Houses for sale in Ottawa

Written By
Laura Hanrahan

A new motion set to go before Toronto City Council on Wednesday would encourage the owners of single-family homes to convert their residences into multi-unit properties.

The motion, brought forward by Councillor Josh Matlow, requests that City staff report back to Council with a strategy for incentivizing these conversions.

Toronto has seen some of the country’s fastest growing prices throughout the pandemic. Limited inventory has led to fierce bidding wars landing at increasingly unaffordable prices, forcing many aspiring homeowners to give up on their dream of buying a place of their own. The purpose of the conversion incentives, Matlow writes in the motion, is to help open up access to Toronto neighbourhoods by providing more opportunities for homeownership while also supporting aging in place for the city’s residents.

“The City of Toronto needs to help ensure that residents can afford to live in our neighbourhoods,” Matlow said in a statement to STOREYS. “There are too many older adults who want to age at home, in their communities, and too many young people who have given up on their dreams to ever have a home of their own. That’s not acceptable. This motion will contribute toward providing residents, in a city that has become too expensive to live in, more affordable options that are desperately needed.”

The motion references recent Canadian Centre for Economic Analysis numbers, which estimate that there are over 5M empty bedrooms in Ontario. A significant percentage of those are likely in Toronto, the motion notes.

Lessening the Financial Barrier

A number of possible supports for multi-unit conversions — largely financial — are outlined in the motion, with City staff directed to investigate their feasibility. The first is to no longer require that the $10,183 Plan of Condominium Approval fee be paid by single-family homeowners who are retrofitting their Toronto homes into a multi-unit dwelling. Under City Planning’s current fee structure, this payment is required of every applicant from large developers to single-family homeowners.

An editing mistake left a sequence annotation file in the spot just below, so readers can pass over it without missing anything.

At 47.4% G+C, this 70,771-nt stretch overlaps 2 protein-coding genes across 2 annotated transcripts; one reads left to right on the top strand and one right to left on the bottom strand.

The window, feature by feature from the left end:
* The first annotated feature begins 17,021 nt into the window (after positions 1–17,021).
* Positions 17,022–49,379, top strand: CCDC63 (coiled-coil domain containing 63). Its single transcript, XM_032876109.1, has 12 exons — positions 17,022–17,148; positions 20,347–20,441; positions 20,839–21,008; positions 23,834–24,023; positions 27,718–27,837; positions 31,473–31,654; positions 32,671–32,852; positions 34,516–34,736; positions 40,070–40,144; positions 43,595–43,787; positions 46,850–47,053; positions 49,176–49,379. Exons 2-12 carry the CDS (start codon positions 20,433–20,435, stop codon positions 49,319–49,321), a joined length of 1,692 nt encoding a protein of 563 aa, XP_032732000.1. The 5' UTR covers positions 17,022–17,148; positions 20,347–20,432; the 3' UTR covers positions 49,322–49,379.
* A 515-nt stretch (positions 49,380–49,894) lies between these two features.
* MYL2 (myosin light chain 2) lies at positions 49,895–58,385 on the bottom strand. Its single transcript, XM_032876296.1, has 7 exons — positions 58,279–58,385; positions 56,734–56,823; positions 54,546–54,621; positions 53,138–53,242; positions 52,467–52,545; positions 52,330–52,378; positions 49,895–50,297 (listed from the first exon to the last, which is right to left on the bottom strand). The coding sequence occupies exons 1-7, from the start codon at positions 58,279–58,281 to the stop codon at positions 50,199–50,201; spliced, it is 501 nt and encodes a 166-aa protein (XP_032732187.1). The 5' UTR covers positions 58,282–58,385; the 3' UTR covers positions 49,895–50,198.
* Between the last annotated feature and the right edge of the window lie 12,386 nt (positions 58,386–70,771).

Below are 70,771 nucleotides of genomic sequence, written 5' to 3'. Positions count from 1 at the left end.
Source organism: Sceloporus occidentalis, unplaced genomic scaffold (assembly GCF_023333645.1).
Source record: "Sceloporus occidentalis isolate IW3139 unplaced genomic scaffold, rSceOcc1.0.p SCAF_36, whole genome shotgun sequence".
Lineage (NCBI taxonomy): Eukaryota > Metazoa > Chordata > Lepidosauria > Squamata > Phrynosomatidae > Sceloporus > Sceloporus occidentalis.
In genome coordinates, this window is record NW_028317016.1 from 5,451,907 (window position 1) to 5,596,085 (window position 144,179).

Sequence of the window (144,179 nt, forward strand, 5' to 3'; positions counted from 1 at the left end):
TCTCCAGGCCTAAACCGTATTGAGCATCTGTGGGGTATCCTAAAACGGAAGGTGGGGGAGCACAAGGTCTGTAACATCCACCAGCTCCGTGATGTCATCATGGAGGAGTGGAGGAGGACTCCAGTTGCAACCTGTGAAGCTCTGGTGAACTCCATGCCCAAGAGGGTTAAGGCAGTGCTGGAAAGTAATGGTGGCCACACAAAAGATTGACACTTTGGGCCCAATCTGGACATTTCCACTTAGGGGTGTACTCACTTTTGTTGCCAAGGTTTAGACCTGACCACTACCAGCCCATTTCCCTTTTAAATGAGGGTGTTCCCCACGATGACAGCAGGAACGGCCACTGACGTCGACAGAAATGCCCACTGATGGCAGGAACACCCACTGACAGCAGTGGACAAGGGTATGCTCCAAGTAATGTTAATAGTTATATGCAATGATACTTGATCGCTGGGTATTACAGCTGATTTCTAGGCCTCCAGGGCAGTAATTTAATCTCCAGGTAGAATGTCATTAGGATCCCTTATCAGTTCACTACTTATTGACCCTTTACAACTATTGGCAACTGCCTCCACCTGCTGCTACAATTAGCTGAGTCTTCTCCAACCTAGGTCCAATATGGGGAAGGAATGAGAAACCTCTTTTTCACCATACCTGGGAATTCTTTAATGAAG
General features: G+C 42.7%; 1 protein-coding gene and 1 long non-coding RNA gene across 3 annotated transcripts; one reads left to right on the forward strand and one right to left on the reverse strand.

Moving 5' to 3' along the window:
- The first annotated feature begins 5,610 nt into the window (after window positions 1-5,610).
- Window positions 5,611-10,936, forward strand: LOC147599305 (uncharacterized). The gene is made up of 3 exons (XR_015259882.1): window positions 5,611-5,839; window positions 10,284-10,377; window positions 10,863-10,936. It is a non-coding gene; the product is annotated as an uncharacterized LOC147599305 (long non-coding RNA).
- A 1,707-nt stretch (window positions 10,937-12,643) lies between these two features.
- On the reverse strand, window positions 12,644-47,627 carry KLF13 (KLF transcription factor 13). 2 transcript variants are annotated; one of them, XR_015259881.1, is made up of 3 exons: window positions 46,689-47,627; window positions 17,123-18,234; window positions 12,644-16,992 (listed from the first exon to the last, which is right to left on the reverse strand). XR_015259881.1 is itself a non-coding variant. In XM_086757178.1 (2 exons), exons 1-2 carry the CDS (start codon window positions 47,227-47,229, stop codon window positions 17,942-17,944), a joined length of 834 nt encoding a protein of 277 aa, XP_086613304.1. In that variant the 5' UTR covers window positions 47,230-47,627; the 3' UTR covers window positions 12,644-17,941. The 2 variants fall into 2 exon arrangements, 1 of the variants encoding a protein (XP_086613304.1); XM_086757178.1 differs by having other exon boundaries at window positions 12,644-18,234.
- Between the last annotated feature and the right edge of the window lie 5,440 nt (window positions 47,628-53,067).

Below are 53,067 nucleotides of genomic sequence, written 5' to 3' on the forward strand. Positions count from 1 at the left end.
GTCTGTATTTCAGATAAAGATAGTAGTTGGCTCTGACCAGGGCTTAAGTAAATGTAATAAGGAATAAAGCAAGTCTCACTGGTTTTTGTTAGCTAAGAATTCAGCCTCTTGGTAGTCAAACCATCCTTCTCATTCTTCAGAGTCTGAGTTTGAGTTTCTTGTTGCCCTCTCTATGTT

If the motion passes, City staff would also be directed to look at establishing a loan program to finance work done to convert a residence into multiple units, with the loan repayable upon the sale of the unit. And in another attempt to limit costs, specifically legal and planning costs, the motion requests that staff study the feasibility of creating a “one stop shop” with legal, planning, and permit support for homeowners looking to make the conversion.

Matlow notes in the motion that City Planning would need to ensure that any recommendations brought forward would not incentivize current rental property owners to turn their units into condos.

City staff would be given a full year to complete their analysis, with the motion calling for them to report back to Council in the second quarter of 2023.

City Council will vote on the motion during their May 11 meeting.

Written By
Laura Hanrahan